Wednesday, July 23, 2014

Let's mix it up


Steven Versperal, by Sunboys


Photo by Abajapa




Wild Arches National Park, southeastern Utah






















Abandoned amusement park



Jared North, by Rome Grant

The ultimatum

One hundred years ago today, the Austro-Hungarian Empire cast the die that led to the start of The Great War.

In Vienna, the government issued an ultimatum to Serbia demanding that is small neighbor "desist from the attitude of protest and opposition" and come clean with its role in the assassination of Austrian Archduke Franz Ferdinand in Sarajevo on June 28, 1914.

(Sarajevo was the main city in Bosnia, which was annexed by Austria-Hungary from Serbia in 1870 in one of the endless reshuffling of boundary lines in the Balkans. High-ranking elements of the Serbian government sought to recover the lost territory, which had a minority Serb population. A Serb extremist, Gavrilo Princip, murdered the Archduke and his wife while they were on a state visit to Sarajevo on June 28.)

The historical record clearly shows that elements of the Serbian government plotted the assassination, that it promoted nationalist groups bent on creating a Greater Serbia that would include all Serbs within the Austro-Hungarian Empire, and that it supplied weapons to the Black Hand, the group responsible for the assassination. There even is evidence that suggests that the Serbian prime minister knew about the assassination in advance.

Bosnia, then and now, contained ethnic Serbs, Croats, Muslims and other groups. No one group predominated. (Serbia coveted the territory even into recent decades. In the 1990s it even went so far as to sanction the ethnic cleansing of Bosnia, to eliminate non-Serbs from the key portions of the land. The previous time that Europe witnessed such a crime against humanity was during the Hitler regime in the 1930s and 1940s.)

The dual Monarchy of Austria and Hungary encompassed numerous ethnic groups, including Czechs, Slovaks, Poles, Ukrainians, Slovenes, Croats, Romanians, Italians—and Serbs.

Much has been written about the July 23 ultimatum, but I never learned the contents until I came across a website, http://wwi.lib.byu.edu, that contains an archive of documents about the war.

In the English translation of the ultimatum, Austria-Hungary complains that Serbia had tolerated a campaign to dismantle the Empire. The clearest evidence of this was the murder of the murder of the Archduke.

Austria-Hungary gave Serbia until July 25 to comply with the following requirements:


  1. Suppress every publication "which shall incite to hatred and contempt of the Monarchy" and question the Monarchy's territorial integrity.
  2. "Proceed at once" to dissolve the main nationalist groups seeking to undermine Austria-Hungary's annexation of Bosnia in 1909.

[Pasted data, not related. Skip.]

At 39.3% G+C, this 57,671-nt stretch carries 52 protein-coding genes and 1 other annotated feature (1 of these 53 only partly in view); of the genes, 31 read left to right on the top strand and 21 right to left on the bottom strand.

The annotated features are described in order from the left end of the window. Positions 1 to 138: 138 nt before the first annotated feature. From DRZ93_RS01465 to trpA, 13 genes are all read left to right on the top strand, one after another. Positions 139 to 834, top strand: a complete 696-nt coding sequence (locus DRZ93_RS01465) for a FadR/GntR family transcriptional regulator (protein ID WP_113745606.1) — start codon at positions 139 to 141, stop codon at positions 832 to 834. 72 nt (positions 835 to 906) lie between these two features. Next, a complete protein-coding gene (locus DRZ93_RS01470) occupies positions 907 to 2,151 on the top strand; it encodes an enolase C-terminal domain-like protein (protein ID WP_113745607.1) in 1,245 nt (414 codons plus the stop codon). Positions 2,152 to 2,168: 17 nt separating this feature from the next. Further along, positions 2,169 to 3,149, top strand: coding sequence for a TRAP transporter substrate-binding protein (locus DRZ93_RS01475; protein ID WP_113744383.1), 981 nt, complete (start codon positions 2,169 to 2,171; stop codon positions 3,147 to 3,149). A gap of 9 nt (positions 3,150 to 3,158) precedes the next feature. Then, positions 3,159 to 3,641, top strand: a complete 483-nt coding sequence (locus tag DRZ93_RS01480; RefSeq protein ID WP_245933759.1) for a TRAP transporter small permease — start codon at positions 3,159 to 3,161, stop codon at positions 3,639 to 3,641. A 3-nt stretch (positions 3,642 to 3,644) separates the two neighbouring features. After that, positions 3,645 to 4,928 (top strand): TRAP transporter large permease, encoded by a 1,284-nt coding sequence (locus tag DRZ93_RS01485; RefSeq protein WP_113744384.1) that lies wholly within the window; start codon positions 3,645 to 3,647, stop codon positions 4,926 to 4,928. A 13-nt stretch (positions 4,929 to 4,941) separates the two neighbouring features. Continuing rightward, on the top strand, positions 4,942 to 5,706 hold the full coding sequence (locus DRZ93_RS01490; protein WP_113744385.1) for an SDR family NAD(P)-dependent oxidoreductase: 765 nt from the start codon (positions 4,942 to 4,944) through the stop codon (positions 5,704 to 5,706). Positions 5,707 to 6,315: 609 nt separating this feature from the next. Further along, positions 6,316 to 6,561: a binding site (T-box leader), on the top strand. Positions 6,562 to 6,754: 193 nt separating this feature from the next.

3. Eliminate "without delay" any public teaching in Serbia that "serves to nourish propaganda" against Austria-Hungary.
  4. Expel from the Serbian military and administration any officials who are guilty of participating in propaganda against Austria-Hungary.
  5. Agree to cooperate with Serbia to suppress subversive movements directed against the Monarchy.
  6. Institute a judicial inquiry "against every participant" in the conspiracy to assassinate the Archduke. (Princip was not a lone wolf; at least three other Serb nationalists were directly involved and Serbian officials financed and armed them.)
  7. Arrest Major Voislav Tankosin and Milan Ciganovic, both Serbian government officials, for their possible involvement in the Archduke's death. The Austrians blamed them for supplying guns and bombs to the Black Hand. According to Austria, Princip and his allies conferred with Tankosin about their assassination plot.
  8. Prevent the smuggling of weapons from Serbia to Austro-Hungarian terrorist cells and punish those involved.
  9. Explain to the Imperial government about "the unjustifiable utterances of high Serbian functionaries" at home and abroad who had expressed hostility to Austria-Hungary at the time of the assassination.
  10. Inform the Imperial government about Serbia's progress toward meeting the demands.

(As you might notice, four of Austria's 10 demands focus on offensive words, rather than deeds. It harkens back to an era when individuals dueled over the impugning of one's reputation. Nowadays most ultimatums—for instance, the United States' demands against Iraq in 1990 and 2003 and against Afghanistan in 2001—serve as indictments of bad behavior, rather than matters of propaganda.) 

There was no immediate reaction in Serbia to the ultimatum. However, a Serbian diplomat in Vienna, in a communiqué to his superiors on July 20, "expressed no room for optimism." It was "highly probable," the diplomat said, that Austria was preparing for war against Serbia. From the diplomat's perspective, Austria believed it had an opportunity to attack and occupy Serbia "before Europe could intervene."